Tag Archives: Natural Sciences

Of Dinosaurs and Birds

The week before last was Michelle’s spring break, so I took a day off to take her down to the Mesa Southwest Museum (AKA Arizona Museum of Natural History) to see the traveling “Feathered Dinosaurs” exhibit.

There is a province in Northeastern China called Liaoning, where, 120-odd million years ago a lake and a volcano combined to preserve an abundance of unique and exquisitely preserved fossils. Probably the most important finds coming out of the Liaoning fossil beds are… well, let’s call them “feathered dinosaurs”, since that’s what the exhibit is called.

Ever since the discovery of Archaeopteryx in the 19th century, it’s been clear that birds evolved from reptiles. Specimens have been few and far between, but in the later part of the 20th century, dromeosaurs were discovered.

No, that’s not a good place to start, let’s try again. A long time ago there were Archosaurs, the ancient reptiles that came before dinosaurs. Archosaurs led to dinosaurs, marine reptiles, flying reptiles and crocodilians amongst others.

Dinosaurs broke into two major groups – bird hipped and lizard-hipped. Bird-hipped dinosaurs are somewhat unfortunately named as they have no connection to birds and have no further part in our story, but are represented by familiar dinosaurs such as Iguanodon, stegosaurus and triceratops.

The lizard-hipped dinosaurs further branched into theropods and sauropods. The sauropods being the gigantic diplodocus and other long-necked forms. The theropods are the great two-legged meat eaters – the Tyrannosaurs and such.

Then they discovered Dromeosaurs. Which are classified as theropods, although they are generally smaller and have some unique characteristics, such as long arms, and often a wicked retractable killer claw on the hind feet. Think Velociraptor from Jurassic Park, and you’ve conjured up the image of a dromeosaur.

Perhaps you noticed between Jurassic Park and Jurassic Park III, the ‘raptors suddenly gained feathers.

For most of the 20th century, Archaeopteryx was thought to be a parallel line of development, alongside the dinosaurs – just as marine reptiles and flying reptiles were. The problem was, not enough evidence to say where they branched from.

When dromeosaurs were discovered in the 1960’s, it became obvious that significant physiological similarities existed between them and birds. The branching point where birds began to separate from reptiles was found. Or was it?

The case for the dromeosaur/bird relationship has been strengthening steadily over the years, and increasing number of dromeosaurs have now been identified (or extrapolated) as having feathers.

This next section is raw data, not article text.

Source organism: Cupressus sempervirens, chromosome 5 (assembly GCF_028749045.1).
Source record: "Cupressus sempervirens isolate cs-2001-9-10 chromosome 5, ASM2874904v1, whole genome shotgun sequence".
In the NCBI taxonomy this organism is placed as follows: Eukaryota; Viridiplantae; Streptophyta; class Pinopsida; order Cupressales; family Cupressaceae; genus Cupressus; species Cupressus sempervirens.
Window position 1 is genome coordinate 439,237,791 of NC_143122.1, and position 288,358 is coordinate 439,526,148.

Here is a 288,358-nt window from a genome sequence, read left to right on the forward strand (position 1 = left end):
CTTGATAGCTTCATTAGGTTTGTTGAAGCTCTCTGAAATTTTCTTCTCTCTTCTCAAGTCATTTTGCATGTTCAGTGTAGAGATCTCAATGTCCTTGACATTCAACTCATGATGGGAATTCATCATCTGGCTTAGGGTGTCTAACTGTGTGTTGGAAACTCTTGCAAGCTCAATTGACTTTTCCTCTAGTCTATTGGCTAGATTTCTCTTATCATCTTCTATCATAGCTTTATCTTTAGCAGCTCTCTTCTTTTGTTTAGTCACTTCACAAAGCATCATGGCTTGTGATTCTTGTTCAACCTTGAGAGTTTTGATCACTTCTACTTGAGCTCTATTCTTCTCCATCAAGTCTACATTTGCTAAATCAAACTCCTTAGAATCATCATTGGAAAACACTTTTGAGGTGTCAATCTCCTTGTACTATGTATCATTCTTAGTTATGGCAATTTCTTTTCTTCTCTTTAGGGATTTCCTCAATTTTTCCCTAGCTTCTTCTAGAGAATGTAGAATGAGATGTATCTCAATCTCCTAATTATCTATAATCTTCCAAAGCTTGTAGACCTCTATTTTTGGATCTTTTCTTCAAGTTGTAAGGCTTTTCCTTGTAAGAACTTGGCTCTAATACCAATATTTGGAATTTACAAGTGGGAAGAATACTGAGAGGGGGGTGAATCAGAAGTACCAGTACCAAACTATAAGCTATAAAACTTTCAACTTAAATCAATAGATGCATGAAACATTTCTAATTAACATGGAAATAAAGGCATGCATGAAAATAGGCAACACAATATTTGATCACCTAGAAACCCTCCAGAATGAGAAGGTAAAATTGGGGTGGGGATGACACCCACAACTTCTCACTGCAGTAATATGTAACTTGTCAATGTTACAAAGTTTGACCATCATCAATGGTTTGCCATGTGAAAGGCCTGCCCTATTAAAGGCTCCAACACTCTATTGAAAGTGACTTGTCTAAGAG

Now, the researchers who put together the “Feathered Dinosaur” exhibit, based on the amazing finds in Lioaning have arrived at a new conclusion and turned things on their head: Dromeosaurs aren’t theropod dinosaurs on the way to becoming birds at all. They’re not dinosaurs at all. They’re flightless birds, like ostriches. These are creatures whose ancestors developed true feather and wing flight, but who, through some form of evolutionary selection pressure, became land-dwelling creatures, similar in appearance to theropods, but not related any closer than the Archosaurs.

I’ve read the (rather sparse) material associated with the exhibit and it makes a logical case. No evidence is presented to counter the hypothesis, and I don’t know what the reaction has been in the paleontological community has been.

What I do know is that, if this were such an obvious slam dunk of an hypothesis, I would imagine I would have to have heard more about it than I have. Has consensus been achieved this quickly? Or is this hotly contested? I can only imagine the latter. That’s the way science works, in fact, that’s probably how science works best. If there’s any lesson to be learned in science for the general public, it is that science is a self-correcting system that arrives at conclusions via evidence, multiple independent verifications and a lot of academic debate.

So, why am I bothered?

I’m bothered because the museum was rather full of kids on field trips and they were stocked up on docents, and they were telling everyone about this theory as if it were completely proven. The materials accompanying the exhibits were not much less certain, but the book that can be purchased separately does at least pay some lip service to the notion of academic debate on these findings. I don’t blame the authors, exactly, for they are putting forward their case, and doing a convincing job – at least to this layman, but at the same time, as far as I can tell, dromeosaurs are still considered theropod dinosaurs – for now.

Anyway, despite that, it is an amazing exhibit! These are some of the most exquisite fossils ever found. The preservation is such that you can see intricate details on the wings of bugs. It’s astounding.

How sad that these fossil beds are stuck in China. The local farmers can make a comparative fortune finding and smuggling out fossils. The fields aren’t well guarded and, well, let’s be brutally honest: Chinese officials are corrupt to the core. A payoff here and there and who knows how many incredible finds are in the hands of some private collector?